About The Indiana Harbor Belt Rail Road



The Indiana Harbor Belt Railroad is the largest switch carrier in the U.S. with 54 miles of mainline track (24 miles of which is double main track) and 266 miles of additional yard and siding track.

Mikado 256 at LaGrange Rail Yard in 1938

The IHB provides a wide variety of services, including industrial switching with 160 customers, generating 170,000 carloads of business annually. The IHB interchanges daily with 16 other rail carriers in Chicago. A growing fleet of approximately 1,400 freight cars is geared predominately to the steel industry. The industrial traffic base includes 4 of the 5 largest steel producers in the U.S. and a large aluminum processor, oil refineries, corn millers, grain elevators, chemical plants, warehouses, lumber transloading, and bulk transfer operations. IHB's industrial traffic consists of 38% primary metals, 12% chemicals & petroleum products, 11% food products, 8% scrap iron, 7% coal & coke, 6% whole grain, as well as a variety of other products including lumber, paper, and aggregates. The IHB also operates as an intermediate switch carrier between the 12 trunk-line railroads for traffic interchanged between them in Chicago, generating an additional 475,000 revenue cars.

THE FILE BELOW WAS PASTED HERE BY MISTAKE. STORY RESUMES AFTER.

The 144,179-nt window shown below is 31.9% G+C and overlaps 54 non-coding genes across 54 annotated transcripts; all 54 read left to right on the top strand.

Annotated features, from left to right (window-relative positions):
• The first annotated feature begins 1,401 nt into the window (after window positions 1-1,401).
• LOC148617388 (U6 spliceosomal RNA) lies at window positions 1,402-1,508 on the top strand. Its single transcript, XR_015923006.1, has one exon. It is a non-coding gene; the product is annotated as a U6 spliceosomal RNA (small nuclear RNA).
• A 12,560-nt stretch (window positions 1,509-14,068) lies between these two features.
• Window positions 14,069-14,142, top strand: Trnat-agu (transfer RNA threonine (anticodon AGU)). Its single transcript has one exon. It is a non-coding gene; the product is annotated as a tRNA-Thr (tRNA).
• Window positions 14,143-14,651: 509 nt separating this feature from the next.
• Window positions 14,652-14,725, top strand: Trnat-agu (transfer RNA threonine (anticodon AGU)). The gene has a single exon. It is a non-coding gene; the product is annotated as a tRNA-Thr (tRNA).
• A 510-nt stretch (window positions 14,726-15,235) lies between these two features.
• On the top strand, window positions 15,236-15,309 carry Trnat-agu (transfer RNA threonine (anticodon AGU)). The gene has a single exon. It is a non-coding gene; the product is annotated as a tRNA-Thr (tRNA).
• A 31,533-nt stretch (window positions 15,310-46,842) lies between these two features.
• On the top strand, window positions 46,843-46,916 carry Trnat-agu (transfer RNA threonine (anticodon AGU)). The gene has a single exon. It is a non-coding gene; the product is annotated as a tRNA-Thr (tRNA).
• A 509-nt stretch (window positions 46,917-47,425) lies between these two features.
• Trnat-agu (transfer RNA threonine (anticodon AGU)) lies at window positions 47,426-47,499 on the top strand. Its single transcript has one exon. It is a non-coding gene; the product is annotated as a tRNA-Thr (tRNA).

Locomotive leaving the Blue Island Rail Yard

The IHB main line circles Chicago from near O'Hare to Northwest Indiana and roughly parallels Interstate 294 (Tri-state Expressway) and I-80/94. Its primary yard, Blue Island (a 44 class track hump yard) at Riverdale, IL lies in about the center of the railroad. Other major yards includes Gibson (in Hammond, IN) which only classifies cars of new autos and Michigan Avenue Yard (in East Chicago) which serves the extensive steel plants which accounts for IHB's primary business. From East Chicago, the IHB operates east for an additional 16 miles on trackage rights to access Burns Harbor, IN and Portage, IN, which includes Indiana's International Port.